The 100 by Kass Morgan | Rating: ★★★☆☆
"You couldn’t expect anyone else to share your suffering. You had to carry your pain alone."
The 100 promises us thrilling and unique plots sprinkled with teen angst when looking at the stories summary and centers around a group of young adults in the distant future. Many of which have their own POV throughout this first installment.
At one point, each teen lived in “The Ark” which is a space settlement founded centuries ago, after their ancestors abandoned the Earth as it raced down a fast track of deterioration that remained dangerous for all living creatures who’d lived there. Although the description of conditions previously is vague, we are told that it was impossible to continue to live there and life had been evacuated with little to no choice.
Life has settled pretty commonly in this colony and they’ve lived in a “comfortable” manner through the decades of changes, however, as the years go by in space those in charge come to realize that they’ve hit a snag in their plan of living and that supplies, the oxygen essential to survive is running low. And with the space limitations in this time, population control is necessary for those who live to continue having the privilege to do so.
This sets in motion the plan to send lowly criminals down to Earth as an experiment. At one point in time, these lawbreakers would have been pardoned and allowed the opportunity to live on a second chance, time has hardened these rules and the chances of being excused have dwindled. Presently, we learn that if this group of criminals hadn’t been sent on this experiment, it is likely that they’d have died.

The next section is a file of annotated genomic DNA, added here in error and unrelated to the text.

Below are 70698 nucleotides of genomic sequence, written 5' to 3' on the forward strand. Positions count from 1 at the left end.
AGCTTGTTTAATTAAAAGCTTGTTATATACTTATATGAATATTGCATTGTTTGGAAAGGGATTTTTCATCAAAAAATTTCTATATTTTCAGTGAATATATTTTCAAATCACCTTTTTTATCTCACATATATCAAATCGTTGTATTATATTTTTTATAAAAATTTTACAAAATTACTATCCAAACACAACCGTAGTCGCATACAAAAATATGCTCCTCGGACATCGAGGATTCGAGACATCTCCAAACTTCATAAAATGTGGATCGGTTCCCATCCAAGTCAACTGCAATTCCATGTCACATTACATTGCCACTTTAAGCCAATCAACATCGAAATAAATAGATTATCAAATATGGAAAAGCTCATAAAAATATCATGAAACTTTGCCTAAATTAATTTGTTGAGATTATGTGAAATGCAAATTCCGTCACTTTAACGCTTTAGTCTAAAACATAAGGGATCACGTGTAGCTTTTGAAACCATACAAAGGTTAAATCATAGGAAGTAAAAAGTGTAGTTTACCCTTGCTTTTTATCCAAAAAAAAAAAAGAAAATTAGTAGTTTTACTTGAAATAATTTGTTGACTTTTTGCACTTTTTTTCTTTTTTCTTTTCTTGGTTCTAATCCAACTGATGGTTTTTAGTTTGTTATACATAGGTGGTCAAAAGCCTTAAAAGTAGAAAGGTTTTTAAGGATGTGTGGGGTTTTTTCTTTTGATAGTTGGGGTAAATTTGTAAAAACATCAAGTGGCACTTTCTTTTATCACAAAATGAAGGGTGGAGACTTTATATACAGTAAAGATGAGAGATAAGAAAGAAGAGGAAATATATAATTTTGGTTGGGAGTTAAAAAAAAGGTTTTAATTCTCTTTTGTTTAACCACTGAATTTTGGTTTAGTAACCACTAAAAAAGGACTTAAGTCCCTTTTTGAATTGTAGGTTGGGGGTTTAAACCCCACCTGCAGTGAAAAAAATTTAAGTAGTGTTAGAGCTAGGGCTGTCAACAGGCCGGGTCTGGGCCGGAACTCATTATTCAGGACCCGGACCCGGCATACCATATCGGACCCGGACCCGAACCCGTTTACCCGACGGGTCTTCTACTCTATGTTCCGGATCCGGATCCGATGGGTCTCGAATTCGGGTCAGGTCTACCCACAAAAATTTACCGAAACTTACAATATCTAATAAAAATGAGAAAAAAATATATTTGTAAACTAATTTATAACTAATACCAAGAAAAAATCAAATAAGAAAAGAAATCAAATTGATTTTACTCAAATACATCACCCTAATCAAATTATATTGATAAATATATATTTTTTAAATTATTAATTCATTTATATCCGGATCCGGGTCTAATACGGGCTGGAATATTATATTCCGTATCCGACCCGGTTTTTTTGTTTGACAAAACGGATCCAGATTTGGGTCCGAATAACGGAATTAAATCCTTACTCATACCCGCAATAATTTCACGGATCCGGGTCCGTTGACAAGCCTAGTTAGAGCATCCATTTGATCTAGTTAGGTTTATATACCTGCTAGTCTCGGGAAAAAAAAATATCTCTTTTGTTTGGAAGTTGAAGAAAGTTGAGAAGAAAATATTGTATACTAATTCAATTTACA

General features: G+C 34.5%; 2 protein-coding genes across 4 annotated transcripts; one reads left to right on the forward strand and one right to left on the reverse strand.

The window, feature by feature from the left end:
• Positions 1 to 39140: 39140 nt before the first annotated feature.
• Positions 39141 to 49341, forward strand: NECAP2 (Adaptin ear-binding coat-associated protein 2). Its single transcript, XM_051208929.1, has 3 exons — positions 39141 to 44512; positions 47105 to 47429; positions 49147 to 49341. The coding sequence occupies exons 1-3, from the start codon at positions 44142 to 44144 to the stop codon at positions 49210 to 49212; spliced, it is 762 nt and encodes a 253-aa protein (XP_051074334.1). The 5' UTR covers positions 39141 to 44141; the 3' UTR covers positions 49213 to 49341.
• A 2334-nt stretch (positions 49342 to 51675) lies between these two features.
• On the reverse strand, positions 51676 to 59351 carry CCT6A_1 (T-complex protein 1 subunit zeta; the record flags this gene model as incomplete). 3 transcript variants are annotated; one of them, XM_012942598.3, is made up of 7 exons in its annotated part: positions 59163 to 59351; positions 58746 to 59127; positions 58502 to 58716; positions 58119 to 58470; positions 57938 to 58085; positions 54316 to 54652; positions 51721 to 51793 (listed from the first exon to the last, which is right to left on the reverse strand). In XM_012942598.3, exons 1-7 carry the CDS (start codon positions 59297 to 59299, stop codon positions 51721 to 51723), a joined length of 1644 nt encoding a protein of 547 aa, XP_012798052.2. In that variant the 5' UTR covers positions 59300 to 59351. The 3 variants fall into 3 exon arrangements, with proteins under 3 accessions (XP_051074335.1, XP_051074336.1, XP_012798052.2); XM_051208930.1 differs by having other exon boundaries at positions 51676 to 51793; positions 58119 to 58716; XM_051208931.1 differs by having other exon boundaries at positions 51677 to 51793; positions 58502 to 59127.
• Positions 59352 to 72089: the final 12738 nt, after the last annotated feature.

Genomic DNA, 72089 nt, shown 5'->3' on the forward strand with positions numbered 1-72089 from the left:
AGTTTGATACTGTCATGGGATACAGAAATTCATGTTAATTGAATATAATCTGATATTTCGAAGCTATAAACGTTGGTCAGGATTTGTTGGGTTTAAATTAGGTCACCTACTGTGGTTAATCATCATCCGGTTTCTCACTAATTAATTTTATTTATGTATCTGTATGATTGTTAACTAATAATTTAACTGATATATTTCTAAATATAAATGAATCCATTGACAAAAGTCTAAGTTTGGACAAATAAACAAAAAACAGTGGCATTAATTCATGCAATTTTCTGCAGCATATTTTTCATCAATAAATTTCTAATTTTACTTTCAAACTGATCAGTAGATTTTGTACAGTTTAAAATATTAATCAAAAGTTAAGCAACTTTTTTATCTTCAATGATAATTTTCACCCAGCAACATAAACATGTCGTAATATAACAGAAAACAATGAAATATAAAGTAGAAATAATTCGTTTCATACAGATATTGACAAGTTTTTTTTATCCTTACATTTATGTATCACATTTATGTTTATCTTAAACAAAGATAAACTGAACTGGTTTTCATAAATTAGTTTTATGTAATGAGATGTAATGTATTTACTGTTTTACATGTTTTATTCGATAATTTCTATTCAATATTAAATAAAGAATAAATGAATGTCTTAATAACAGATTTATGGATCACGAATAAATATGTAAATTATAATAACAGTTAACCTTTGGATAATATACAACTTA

And that’s what our first narrator assumes is her own fate.
Clarke has been in confinement for an uncertain amount of time and has unfortunately lost not only her freedom, but her parents. After finding out a dark and disturbing secret her parents had been keeping from her, she is tried and found guilty on account of her parents treason. Her eighteenth birthday is fast approaching and with that date nearing, her chance of a retrial is also fading.
We’re introduced to the batch of main characters, who are all facing a certain death, besides Clarke: Glass, Wells, Bellamy and his sister Octavia.
Most of which had committed some sort of crime before the events of the novel and are told in backstory flashbacks periodically before this stories final chapter. Although it gets frustrating to continue reading in different POVs, it does keep the story fresh and moves it along quickly.
Out of each of these characters, only Glass remains on the Ark after having escaped during a heated altercation in which Bellamy holds a hostage to get himself on the dropship so he can look out for his younger sister. This sibling bond is a rarity in their world, due to couples only being allowed to have one child; I have to admit that their relationship is one of my favorites in terms of characters being connected.
It’s obvious that Bellamy would do anything for his sister and it adds depth to his character. Another male character that would do anything for those he loves is Wells, who purposely gets himself into trouble to protect his onetime flame, Clarke. Even if he’d done something Clarke viewed as the ultimate betrayal and currently hates him.